Mark Raygan Garcia, Silliman University

A New Perspective on the Asian Region

Mark Raygan Garcia, exploring a new culture in Hong Kong.

Mark Raygan Garcia, exploring a new culture in Hong Kong.

“I am blessed to be part of a truly inclusive and empowering university,” Mark Raygan Garcia, director of the Office of Information and Publications at Silliman University, said in a recent interview. Silliman University is the academic home for more than 9,000 students, yet Mr. Garcia believes it also is a nurturing environment where “people are excited about their role in the university.” He sees the role of the Office of Information and Publications as one of reinforcing trust in the university, and he and his colleagues employ the university’s publications, website, and social media platforms as tools that can inspire a larger community to develop a lasting relationship with Silliman.

The Philippines has embarked on a major transition in education, and that is creating an opportunity for academic professionals like Mr. Garcia to take a fresh look at their roles in higher education. A new K-12 law has added two years to senior high school. That leaves universities in a waiting period to receive incoming classes of freshmen and reduces their immediate need for a fully staffed faculty. The country’s Commission on Higher Education (CHED) sees these gap years as a period that faculty could use for professional development, and the United Board’s Faculty Scholarship Program offers CHED one channel to direct its support. CHED and the United Board currently are co-funding three Filipinos as they pursue graduate degrees in Hong Kong.

Enjoying food and friendship helps make Hong Kong feel a little more like home.

At the Education University of Hong Kong, Mr. Garcia is enrolled in the Master of Public Policy and Governance, with Social Policy Specialization program. “The Philippines has many comparable universities for graduate studies,” he said, “but the difference in studying public policy and governance in Hong Kong is the perspective, focus, and contextualization of discussions.” His studies and interaction with other students are giving him new insights, particularly about Silliman’s strategic position in multicultural Asia. “Hong Kong tends to highlight the Greater China region and Asia in issue analyses,” he said. “I want to better understand the regional context. That would allow me to teach, assist in the offering of more programs related to China studies, and be involved in more multidisciplinary research projects.”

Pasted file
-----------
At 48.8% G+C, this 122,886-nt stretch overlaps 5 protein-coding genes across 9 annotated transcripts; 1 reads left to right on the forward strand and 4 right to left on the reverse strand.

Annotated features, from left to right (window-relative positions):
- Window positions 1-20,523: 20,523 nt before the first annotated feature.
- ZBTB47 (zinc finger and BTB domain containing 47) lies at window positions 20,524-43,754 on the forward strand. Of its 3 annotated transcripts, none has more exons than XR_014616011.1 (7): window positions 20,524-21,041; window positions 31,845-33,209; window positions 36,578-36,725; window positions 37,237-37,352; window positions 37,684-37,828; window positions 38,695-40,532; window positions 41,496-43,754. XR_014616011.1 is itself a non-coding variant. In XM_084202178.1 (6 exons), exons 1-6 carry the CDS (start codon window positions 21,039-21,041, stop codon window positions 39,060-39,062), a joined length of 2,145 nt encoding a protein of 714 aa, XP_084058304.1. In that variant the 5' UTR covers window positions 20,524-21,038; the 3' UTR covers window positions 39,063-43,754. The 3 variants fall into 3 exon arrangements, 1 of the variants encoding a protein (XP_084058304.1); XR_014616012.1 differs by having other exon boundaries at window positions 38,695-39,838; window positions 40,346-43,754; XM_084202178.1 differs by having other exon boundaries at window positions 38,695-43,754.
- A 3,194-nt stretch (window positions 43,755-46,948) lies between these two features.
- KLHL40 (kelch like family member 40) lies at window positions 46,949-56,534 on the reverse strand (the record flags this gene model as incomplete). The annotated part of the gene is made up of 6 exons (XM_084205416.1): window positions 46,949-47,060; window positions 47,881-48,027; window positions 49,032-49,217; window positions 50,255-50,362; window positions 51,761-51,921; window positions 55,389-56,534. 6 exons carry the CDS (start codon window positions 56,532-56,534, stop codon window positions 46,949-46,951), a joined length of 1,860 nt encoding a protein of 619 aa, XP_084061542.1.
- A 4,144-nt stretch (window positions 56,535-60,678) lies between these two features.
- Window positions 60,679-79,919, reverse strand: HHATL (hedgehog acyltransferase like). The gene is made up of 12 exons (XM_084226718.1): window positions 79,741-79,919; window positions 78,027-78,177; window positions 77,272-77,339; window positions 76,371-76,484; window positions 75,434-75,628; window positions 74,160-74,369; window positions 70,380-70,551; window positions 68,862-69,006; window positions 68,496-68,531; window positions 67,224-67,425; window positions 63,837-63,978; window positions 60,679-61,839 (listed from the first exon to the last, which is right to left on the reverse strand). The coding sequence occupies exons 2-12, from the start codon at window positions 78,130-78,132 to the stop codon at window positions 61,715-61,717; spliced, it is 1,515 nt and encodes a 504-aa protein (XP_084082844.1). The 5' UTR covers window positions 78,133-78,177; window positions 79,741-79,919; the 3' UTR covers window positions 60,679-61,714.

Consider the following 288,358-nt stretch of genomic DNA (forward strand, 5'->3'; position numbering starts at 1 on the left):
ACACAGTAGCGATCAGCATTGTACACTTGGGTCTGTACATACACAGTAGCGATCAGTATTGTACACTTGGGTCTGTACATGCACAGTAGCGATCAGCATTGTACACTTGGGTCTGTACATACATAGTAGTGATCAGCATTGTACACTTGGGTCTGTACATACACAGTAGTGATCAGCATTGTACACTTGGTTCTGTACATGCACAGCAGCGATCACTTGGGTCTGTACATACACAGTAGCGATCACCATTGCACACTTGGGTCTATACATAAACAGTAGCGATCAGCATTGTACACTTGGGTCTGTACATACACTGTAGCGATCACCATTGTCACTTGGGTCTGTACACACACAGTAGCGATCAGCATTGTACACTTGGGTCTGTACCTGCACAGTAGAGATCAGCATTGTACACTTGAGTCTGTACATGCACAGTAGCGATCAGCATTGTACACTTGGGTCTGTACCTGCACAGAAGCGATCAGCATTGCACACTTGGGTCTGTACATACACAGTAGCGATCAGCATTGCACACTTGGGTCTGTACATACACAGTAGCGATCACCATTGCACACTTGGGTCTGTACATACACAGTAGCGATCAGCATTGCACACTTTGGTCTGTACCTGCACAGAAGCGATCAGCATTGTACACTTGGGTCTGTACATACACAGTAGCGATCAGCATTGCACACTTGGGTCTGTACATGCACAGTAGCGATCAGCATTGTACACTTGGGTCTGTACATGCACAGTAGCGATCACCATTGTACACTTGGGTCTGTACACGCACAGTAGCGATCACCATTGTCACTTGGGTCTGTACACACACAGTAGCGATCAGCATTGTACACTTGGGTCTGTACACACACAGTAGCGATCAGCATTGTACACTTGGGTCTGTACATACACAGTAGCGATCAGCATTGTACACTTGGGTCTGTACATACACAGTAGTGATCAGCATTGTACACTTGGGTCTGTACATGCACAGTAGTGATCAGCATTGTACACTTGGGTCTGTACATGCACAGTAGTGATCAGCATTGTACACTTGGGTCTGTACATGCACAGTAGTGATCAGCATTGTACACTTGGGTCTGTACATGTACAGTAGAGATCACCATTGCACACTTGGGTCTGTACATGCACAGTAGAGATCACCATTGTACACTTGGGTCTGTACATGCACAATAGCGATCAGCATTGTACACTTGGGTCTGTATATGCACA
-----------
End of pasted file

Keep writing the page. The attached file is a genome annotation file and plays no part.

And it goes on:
Despite China’s size and strong presence in the region, Mr. Garcia finds that Filipinos’ familiarity with China can be relatively low. Day-to-day life in Hong Kong gives him a chance to get to know Chinese people, and cooking for his roommates and friends from other flats gives him a way to establish a family and home on campus. Media reports had given him the impression that the Chinese have an antagonistic attitude toward the Philippines, but he is finding common ground with the people he meets. “The view from the ground up is different,” he finds. “Chinese people are as family-oriented as Filipinos, and they have a sense of pride in their culture and in what their country has accomplished.”

The benefits of international experience are clear to him. “Studying in Hong Kong – or abroad, in general – where you adjust to a new environment outside your comfort zone, facilitates a different kind of maturity and builds a stronger sense of being a Filipino.” That means that, in addition to his master’s degree, he will return to the Philippines with a deeper appreciation for Silliman’s place in the Asian region and his own ideas on how to enrich the learning environment for its students.


The United Board expresses its appreciation to the Philippines Commission on Higher Education and to Florante and Nora Quiocho for their generous support.